Windy City Media Group Frontpage News


home search facebook twitter join
Gay News Sponsor Pre-order Book!
Pre-order Book!



Jody Watley Returns
by Andrew Davis

This article shared 3120 times since Fri Sep 1, 2006
facebook twitter pin it google +1 reddit email

Jody Watley at Gay Games VII's Opening Ceremony at Soldier Field. Photo by

Steve Becker,


It may seem hard to believe, but the ever-youthful singer Jody Watley has been in the music business for more than a quarter of a century, starting with her days in the R&B trio Shalamar. Since then, she has definitely made her mark as an individual artist, with Looking for a New Love, Still a Thrill and Everything among her numerous hits.

Now, Watley is back with a sound that's even stronger than before. Her ninth solo album, The Makeover—a collection of covers that includes Madonna's Borderline remade as a ballad—was released Aug. 8 on her own Avitone label. During a phone conversation, she talked with Windy City Times/Identity about the record, performing at the Opening Ceremony of the Gay Games, and that controversy involving Chicago radio station V-103.

Windy City Times: Tell me about this new album—the concept behind it, your collaborators, etc.

Jody Watley: Musically, it reflects where I am now. It's danceable, but with soul and passion. It's also romantic in a new way, so there are ambient cuts and material that reflects where I am as a writer.

In the packaging for The Makeover, there's a 12-page [ booklet ] . There's music and there's glam, but there are also descriptions about why I did each song.

Throughout the years, I've always tried to stay outside of the boxes that people have sometimes have tried to put me in. That journey is not always an easy one, but it's a rewarding one. The people who get what I do really appreciate that I'm an artist who tries to put out quality work and not anything that's ... un-Jody. [ Laughs. ] It's Jody Watley 2006—and better than ever.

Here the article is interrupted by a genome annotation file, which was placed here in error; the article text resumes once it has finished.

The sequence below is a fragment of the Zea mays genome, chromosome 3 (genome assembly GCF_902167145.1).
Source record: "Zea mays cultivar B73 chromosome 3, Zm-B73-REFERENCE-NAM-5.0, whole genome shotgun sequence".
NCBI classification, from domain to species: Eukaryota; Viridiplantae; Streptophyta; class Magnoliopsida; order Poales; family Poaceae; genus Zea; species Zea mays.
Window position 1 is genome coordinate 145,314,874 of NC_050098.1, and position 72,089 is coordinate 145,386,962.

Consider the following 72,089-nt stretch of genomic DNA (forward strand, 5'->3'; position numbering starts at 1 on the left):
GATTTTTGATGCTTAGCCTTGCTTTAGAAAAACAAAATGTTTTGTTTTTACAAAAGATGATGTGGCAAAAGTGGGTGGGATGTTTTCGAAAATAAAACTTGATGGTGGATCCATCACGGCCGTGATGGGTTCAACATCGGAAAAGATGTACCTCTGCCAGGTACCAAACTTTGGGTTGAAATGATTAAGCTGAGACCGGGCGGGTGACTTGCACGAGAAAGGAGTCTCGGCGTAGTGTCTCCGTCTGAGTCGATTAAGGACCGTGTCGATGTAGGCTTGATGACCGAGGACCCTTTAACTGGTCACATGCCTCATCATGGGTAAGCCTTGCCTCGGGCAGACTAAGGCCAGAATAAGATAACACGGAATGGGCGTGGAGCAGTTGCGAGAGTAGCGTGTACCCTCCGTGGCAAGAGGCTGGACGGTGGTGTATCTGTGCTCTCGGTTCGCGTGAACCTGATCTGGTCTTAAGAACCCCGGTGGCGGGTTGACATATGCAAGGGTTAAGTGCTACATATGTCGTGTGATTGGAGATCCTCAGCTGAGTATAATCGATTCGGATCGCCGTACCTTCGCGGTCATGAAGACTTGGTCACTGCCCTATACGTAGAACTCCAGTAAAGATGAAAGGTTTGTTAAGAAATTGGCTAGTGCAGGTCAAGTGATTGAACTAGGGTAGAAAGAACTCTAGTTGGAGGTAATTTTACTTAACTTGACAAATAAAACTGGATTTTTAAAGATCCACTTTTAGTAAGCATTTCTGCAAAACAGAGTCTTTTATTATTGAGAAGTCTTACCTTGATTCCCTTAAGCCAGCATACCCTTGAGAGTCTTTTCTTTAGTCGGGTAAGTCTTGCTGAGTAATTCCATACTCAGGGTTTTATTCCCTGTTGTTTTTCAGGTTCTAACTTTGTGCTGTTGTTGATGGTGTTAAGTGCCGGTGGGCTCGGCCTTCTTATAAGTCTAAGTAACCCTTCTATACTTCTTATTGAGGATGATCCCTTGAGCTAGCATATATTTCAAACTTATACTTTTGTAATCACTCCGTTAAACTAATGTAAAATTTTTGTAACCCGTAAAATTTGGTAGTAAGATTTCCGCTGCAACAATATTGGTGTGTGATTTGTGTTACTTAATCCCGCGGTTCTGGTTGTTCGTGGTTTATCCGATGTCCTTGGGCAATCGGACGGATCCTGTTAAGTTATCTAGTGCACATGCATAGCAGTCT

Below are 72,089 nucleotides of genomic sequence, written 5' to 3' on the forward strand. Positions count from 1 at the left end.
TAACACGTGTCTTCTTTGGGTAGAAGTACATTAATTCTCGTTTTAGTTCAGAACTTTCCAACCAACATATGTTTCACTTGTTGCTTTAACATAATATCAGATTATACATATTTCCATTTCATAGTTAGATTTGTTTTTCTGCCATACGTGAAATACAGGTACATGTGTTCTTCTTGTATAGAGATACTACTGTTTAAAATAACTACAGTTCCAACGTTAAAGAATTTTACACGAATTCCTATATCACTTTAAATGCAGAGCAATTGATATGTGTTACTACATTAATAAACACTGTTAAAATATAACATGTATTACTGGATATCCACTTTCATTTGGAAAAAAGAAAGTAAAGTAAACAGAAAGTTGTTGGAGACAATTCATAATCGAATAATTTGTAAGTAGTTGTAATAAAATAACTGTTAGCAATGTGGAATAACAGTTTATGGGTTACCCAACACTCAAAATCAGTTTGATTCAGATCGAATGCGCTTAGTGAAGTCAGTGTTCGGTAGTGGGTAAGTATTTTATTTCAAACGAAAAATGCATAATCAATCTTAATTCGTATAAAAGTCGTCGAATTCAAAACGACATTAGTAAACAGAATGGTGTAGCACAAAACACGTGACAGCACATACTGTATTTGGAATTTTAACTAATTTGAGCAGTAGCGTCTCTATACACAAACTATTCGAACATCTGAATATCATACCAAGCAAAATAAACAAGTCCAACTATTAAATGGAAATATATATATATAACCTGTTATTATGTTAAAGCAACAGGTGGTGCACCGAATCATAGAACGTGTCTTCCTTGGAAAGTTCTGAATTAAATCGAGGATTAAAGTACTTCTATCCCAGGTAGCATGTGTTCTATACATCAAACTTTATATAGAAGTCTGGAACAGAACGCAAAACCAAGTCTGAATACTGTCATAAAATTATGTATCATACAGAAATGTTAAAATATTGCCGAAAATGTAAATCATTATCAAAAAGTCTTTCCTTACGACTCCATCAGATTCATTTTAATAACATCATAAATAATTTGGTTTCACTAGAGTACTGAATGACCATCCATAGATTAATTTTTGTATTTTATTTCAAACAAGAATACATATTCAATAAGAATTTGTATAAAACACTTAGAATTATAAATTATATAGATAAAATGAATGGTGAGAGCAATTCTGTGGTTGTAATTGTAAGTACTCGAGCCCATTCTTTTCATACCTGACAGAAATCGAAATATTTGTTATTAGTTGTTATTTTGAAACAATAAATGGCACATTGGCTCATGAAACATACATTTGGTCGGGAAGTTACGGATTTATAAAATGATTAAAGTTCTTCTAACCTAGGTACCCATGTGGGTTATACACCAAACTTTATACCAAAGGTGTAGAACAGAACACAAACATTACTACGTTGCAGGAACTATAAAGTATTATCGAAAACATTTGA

WCT: Now, I have to admit that when I heard that you were doing a makeover of Borderline, I was a little skittish—because you and I both know that there are some artists who don't do makeovers so well.

JW: [ Laughs. ] Right, and perhaps I was naive—but I think that 90 percent of Madonna's fans who have heard Borderline love it. They love the creative input and that I didn't try to do a carbon copy of it. It's a whole different take and it's done with love and emotion, and you can't be mad at that.

The dance-pop version will always stand on its own, and this is just another interpretation of it. I'm a fan of Madonna, so I'd never do anything where she'd say, 'Oh my God— [ I know ] Miss Jody didn't do that.' I would think that she would appreciate it. If you take away the preconceived notion away from it, it's beautiful. It's a love song and it really takes you closer to the lyrics and the melody. Reggie Lucas, who wrote songs for Phyllis Hyman and others, certainly deserves credit for writing this.

I know some feathers were [ initially ] ruffled and I'm like, 'Love, everybody!!!' [ Both laugh. ]

WCT: When I heard it though, honestly, I thought it was a stroke of genius [ because ] I thought it was going to be a carbon copy. Now, I'm hearing the song everywhere. I saw the second-season premiere of [ the LOGO show ] Noah's Arc and it's played during a pivotal scene ...

JW: Thank you.

I'm so happy about [ the song being in the premiere ] . [ Noah's Arc Executive Producer ] Patrik-Ian Polk contacted me about it. I know the show and thought the idea was fantastic. It's a new exposure for the song. I think it's awesome.